Primary Documents and the March on Washington

August 19th, 2013

We’re quickly approaching the 50th anniversary of the 1963 March on Washington! Put your students in the situation of the marchers with the help of an amazing interactive feature from Time magazine, One Dream,” which chronicles the historic march with interviews of the participants.

The feature’s five units span the history of the Civil Rights Movement and include video interviews, personal narratives, and previously unreleased photographs. For the “One Dream” project, Time interviewed 17 people who participated in the march, including leaders who spoke alongside Martin Luther King Jr., photographers who documented history at the march, and ordinary citizens moved to hitchhike nearly 1,000 miles to the historic rally.

Singer Harry Belafonte, for instance, describes the lead-up to the march, and poignantly addresses the injustice of serving in the military during a time when African Americans were denied the right to vote:

At the end of the Second World War, those of us who had participated in that conflict were under the impression that if we were triumphant over fascism and the Nazis, that the men and women who returned from that conflict would be celebrated and honored by our nation. Many of us went off to that war and didn’t have the right to vote. Many of us went off to that war and didn’t have the right to participate in the American Dream. We didn’t really think about this thing as a dream until Dr. King articulated it.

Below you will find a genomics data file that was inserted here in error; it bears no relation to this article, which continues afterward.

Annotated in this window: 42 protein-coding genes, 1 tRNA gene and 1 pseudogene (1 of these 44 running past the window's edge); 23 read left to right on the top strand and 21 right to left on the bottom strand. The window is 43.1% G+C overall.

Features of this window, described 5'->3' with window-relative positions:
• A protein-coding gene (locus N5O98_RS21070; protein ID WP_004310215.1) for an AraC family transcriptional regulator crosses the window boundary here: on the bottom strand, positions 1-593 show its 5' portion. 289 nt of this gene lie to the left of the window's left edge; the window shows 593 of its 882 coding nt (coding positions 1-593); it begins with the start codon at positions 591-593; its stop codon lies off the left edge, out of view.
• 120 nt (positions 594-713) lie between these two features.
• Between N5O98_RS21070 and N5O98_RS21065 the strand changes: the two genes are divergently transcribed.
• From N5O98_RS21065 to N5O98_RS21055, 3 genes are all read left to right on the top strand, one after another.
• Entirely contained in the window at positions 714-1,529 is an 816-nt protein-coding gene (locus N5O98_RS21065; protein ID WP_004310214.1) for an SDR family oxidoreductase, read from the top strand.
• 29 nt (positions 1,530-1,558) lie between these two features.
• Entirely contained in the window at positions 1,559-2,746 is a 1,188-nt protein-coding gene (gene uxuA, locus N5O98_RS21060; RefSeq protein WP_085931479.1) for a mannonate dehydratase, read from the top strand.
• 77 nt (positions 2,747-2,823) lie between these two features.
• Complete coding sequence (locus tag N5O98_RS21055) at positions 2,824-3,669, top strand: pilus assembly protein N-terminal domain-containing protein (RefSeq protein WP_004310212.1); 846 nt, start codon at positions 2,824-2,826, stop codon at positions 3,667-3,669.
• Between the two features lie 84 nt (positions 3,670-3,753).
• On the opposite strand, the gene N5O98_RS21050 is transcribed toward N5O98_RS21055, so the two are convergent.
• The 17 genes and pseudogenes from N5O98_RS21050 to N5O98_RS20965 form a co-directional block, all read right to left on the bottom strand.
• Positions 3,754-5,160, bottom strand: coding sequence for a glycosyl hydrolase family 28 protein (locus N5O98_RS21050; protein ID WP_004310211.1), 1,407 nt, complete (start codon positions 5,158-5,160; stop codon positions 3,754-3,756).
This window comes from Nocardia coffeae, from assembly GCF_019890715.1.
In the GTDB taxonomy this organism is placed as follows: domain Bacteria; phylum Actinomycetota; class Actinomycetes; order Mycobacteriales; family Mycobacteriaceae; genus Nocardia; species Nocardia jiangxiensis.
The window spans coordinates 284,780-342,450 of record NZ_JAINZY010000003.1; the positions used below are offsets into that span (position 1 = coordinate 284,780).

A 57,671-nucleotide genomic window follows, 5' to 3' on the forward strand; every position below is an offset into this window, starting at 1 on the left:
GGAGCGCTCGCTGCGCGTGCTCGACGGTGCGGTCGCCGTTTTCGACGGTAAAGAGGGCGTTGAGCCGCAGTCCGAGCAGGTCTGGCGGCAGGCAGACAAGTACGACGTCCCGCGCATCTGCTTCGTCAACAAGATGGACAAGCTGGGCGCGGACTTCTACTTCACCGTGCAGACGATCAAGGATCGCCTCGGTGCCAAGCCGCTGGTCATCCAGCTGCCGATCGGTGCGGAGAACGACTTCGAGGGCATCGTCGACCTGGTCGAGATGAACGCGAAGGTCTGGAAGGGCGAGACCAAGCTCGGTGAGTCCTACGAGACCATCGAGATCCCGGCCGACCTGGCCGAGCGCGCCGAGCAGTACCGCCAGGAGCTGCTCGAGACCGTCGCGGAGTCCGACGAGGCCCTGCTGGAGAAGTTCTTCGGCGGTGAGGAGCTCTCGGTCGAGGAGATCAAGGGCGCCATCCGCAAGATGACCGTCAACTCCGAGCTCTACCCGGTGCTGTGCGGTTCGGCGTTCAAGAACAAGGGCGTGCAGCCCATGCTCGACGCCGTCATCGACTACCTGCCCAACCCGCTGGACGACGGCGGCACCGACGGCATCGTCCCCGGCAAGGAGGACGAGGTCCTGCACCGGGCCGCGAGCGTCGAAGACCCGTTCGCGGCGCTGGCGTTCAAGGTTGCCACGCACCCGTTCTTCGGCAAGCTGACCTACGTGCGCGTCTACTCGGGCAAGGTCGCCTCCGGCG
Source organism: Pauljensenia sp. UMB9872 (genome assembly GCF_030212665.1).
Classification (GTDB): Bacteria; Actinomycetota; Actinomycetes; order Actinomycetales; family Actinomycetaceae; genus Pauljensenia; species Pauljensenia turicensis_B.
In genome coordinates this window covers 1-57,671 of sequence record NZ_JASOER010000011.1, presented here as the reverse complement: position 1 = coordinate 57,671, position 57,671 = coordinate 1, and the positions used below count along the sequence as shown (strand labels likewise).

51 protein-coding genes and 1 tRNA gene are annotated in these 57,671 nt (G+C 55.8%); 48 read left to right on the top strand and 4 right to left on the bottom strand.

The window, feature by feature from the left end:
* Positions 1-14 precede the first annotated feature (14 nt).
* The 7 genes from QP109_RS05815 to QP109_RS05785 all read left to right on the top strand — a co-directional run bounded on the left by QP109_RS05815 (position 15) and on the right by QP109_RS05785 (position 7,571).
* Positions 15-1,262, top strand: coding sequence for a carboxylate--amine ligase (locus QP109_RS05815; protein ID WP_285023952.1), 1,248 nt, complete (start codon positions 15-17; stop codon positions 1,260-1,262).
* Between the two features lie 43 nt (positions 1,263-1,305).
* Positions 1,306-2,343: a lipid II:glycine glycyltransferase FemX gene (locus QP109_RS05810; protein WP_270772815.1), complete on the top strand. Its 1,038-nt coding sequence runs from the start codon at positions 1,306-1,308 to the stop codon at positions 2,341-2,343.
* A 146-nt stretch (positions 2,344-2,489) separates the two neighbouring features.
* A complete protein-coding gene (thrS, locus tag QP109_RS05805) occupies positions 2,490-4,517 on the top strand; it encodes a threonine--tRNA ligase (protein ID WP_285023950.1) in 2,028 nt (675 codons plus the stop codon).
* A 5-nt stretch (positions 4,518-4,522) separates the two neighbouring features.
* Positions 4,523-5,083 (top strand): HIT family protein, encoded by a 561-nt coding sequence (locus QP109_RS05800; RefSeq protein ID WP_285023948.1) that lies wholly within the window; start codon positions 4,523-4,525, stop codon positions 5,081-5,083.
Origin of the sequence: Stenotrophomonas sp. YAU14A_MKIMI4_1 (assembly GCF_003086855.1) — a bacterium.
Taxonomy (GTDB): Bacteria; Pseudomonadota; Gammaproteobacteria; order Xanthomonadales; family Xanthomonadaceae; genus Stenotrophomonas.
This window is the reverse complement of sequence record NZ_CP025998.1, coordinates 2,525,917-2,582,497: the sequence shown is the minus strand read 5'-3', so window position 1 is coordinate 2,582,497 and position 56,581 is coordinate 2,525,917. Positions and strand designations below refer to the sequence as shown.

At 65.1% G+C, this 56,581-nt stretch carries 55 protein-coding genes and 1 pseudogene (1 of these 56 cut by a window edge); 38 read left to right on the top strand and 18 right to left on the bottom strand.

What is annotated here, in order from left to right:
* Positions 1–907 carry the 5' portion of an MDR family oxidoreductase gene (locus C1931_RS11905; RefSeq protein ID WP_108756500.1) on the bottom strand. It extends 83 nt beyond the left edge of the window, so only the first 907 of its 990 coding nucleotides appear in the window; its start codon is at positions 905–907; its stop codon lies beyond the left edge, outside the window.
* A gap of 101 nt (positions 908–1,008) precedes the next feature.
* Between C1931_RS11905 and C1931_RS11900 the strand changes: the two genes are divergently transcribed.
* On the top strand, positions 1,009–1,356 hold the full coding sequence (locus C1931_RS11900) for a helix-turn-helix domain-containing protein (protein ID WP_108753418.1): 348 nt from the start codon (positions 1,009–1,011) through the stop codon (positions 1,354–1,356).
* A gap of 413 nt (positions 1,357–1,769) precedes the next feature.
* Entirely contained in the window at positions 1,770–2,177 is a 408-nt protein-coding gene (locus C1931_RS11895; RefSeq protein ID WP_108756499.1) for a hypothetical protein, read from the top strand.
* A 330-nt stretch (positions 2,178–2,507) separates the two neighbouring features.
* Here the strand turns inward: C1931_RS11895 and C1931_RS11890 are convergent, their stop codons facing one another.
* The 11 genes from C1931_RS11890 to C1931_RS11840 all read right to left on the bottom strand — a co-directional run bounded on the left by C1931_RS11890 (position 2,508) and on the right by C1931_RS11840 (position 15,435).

As a kid, there was not much I could aspire to, because the achievement of black people in spaces of power and rule and governance was not that evident, and therefore we were diminished in the way we thought we could access power and be part of the American fabric. So we who came back from this war having expectations and finding that there were none to be harvested were put upon to make a decision. We could accept the status quo as it was beginning to reveal itself with these oppressive laws still in place. Or, as had begun to appear on the horizon, stimulated by something Mahatma Gandhi of India had done, we could start this quest for social change by confronting the state a little differently. Let’s do it nonviolently, let’s use passive thinking applied to aggressive ideas, and perhaps we could overthrow the oppression by making it morally unacceptable.

For more on the Civil Rights Movement, check out our “The Meaning of Martin Luther King Jr. Day” ebook, full of stories, speeches, and songs honoring the movement.

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